The battle continues...
Pakistani activist poet Kishwar Naheed brings a whiff of inspiration to Delhi.
Kishwar Naheed (left) with Ajeet Cour.
HER EYES still turn moist as she recalls the days of protest when during the regime of General Zia-ul-Haq in Pakistan, she and her associates were "beaten black and blue" by his henchmen. The reason was, she held rallies and sang her poem in protest against the law requiring rape victims to produce two witnesses in a court of law. The activists were jailed and many hospitalised. "Maulanas declared that we all were sinners so our marriage stood nullified and that all of us would go to hell," she recalls.
Due to constant threat to the lives of even her children she had to send them to the U.S. and Spain through the help of a friend. This was in 1981. She was "forced to sit at home" and it is then she wrote "Hum Jahannumi Aurtain", a path-breaking anthology of contemporary Urdu feminist poetry. This has been translated and edited by Rukhsana Ahmad, as "We, Sinful Women" published in London by The Women's Press in 1991. And soon almost all major languages of the world saw its translation.
Yes, we are talking about famous Pakistani poet and author Kishwar Naheed, in New Delhi recently for the SAARC Writers Conference - IX organised by the Academy Fine Arts and literature led by Punjabi writer Ajeet Cour. Now her poem has become "a community song" and wherever she goes, she is greeted with even performances based on the song.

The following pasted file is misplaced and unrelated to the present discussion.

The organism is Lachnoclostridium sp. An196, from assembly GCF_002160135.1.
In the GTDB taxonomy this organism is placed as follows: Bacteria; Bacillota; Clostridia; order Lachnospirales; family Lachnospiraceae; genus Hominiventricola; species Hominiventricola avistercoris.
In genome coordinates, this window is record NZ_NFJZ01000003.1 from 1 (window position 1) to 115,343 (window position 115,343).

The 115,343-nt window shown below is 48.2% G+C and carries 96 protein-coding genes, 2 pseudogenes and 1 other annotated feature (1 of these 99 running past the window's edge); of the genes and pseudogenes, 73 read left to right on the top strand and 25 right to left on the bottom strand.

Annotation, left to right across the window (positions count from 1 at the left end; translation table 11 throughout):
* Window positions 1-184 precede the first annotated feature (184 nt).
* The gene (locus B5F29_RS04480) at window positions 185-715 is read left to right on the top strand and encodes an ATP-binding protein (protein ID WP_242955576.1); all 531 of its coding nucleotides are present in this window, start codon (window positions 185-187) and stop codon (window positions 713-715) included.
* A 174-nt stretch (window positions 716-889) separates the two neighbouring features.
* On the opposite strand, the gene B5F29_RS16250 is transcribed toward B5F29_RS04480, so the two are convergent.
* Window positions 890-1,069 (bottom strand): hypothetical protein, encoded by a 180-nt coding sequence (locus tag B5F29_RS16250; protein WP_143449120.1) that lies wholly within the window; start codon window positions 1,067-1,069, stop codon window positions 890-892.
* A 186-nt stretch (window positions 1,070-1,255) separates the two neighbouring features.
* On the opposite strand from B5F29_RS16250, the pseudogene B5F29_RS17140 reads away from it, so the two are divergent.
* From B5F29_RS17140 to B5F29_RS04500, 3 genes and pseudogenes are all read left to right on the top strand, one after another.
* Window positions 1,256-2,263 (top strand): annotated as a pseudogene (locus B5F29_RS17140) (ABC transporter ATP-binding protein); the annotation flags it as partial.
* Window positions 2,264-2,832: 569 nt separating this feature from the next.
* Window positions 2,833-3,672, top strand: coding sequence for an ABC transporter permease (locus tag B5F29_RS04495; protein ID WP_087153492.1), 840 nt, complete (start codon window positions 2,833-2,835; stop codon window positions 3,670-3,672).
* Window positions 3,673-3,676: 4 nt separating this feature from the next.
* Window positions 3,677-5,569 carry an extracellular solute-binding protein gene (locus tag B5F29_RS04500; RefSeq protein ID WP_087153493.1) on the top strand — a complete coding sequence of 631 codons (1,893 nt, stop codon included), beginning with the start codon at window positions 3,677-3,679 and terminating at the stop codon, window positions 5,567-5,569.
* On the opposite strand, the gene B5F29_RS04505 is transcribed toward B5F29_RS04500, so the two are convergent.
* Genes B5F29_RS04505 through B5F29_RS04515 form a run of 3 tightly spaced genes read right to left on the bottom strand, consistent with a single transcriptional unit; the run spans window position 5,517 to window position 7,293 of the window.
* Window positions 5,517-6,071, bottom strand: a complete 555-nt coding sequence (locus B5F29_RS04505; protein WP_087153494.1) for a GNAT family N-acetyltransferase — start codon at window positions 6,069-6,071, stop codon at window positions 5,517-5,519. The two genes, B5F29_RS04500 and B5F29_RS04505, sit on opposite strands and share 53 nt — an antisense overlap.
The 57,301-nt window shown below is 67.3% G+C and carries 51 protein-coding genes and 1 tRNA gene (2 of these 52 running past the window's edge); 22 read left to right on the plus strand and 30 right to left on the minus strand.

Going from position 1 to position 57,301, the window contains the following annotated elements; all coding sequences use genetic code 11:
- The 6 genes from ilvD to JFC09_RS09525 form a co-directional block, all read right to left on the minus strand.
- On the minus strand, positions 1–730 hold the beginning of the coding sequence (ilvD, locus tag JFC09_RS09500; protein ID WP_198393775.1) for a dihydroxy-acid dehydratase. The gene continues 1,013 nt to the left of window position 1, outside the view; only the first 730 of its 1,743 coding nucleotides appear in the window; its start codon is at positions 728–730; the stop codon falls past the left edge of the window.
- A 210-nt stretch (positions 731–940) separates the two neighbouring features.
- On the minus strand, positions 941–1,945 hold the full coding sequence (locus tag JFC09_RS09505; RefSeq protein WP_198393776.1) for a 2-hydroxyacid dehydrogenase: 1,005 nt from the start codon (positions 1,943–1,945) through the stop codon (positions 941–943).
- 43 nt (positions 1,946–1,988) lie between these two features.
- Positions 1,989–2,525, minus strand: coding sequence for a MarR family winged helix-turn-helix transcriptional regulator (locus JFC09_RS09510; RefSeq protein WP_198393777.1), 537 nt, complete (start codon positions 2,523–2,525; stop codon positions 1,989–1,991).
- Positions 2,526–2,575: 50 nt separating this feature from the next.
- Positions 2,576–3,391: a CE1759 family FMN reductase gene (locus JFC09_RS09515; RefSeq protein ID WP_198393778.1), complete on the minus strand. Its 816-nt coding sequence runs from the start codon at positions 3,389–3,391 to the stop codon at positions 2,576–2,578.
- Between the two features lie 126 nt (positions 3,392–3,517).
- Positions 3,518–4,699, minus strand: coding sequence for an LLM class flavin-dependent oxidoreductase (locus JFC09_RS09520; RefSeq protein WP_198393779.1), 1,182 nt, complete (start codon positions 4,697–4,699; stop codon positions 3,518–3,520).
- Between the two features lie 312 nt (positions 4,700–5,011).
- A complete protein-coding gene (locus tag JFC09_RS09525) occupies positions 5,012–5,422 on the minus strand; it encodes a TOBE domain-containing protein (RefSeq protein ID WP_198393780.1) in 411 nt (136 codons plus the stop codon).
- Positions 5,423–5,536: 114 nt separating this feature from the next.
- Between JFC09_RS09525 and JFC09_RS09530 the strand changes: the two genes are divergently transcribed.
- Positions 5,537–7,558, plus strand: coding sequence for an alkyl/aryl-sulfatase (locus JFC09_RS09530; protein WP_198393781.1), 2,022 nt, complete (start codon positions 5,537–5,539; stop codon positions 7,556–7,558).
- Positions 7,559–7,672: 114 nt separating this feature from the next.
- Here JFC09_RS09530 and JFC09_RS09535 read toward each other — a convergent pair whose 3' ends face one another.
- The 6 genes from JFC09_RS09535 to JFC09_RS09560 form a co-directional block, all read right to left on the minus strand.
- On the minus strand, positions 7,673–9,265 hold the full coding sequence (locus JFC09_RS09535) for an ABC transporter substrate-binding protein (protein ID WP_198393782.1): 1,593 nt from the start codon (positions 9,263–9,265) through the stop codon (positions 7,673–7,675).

Male writers' hang-ups
The poetess, who wrote the collection "Lab-I-Goya" that won the prestigious Adamjee Prize for Literature, thinks that poetry is better in Pakistan as compared to India. But while Pakistan's criticism is syllabus-oriented, India's criticism is more democratic. "India has better critics and Pakistan has better poetry," she observes. She is also mournful about "Pakistan's male writers' typical, age-old attitude of romantic inclination in writings, which they don't want to part with."
Whether it is 1312-page volume titled "Dasht-e-Qais Main Lail'a", her daily columns in the newspaper Jang, or her autobiography in 1994, her creations always raised controversy, for they went beyond the accepted feminine domains.
A long time has elapsed, yet the poetess doesn't see much change in the society. "Society ko to koi farkh hi nahin parta, unless someone from their own families is affected," she laments.
So her efforts continue, through her organisation Hawwa - meaning woman. Hawwa works for women's empowerment through self-employment projects. It has eliminated the concept of men weavers and introduced women weavers, she recounts. Dying arts as handloom, phulkari, mirror work of Bhukti area, intricate patchwork called rali and others have been revived through Hawwa's efforts. "Since the middleman concept has been completely wiped out, each woman weaver now earns from Rs.3000 to 7000 monthly," informs Naheed, adding she has been wearing only woven material from here for 20 years.
Her journey of protest never ends. Her recent book "Buri Aurat ke Khatoot, Zahida Beti Ke Naam" proves that. "It is about a woman writing letters to a yet unborn girl child telling her about the hardships she would face when she arrives in the world."
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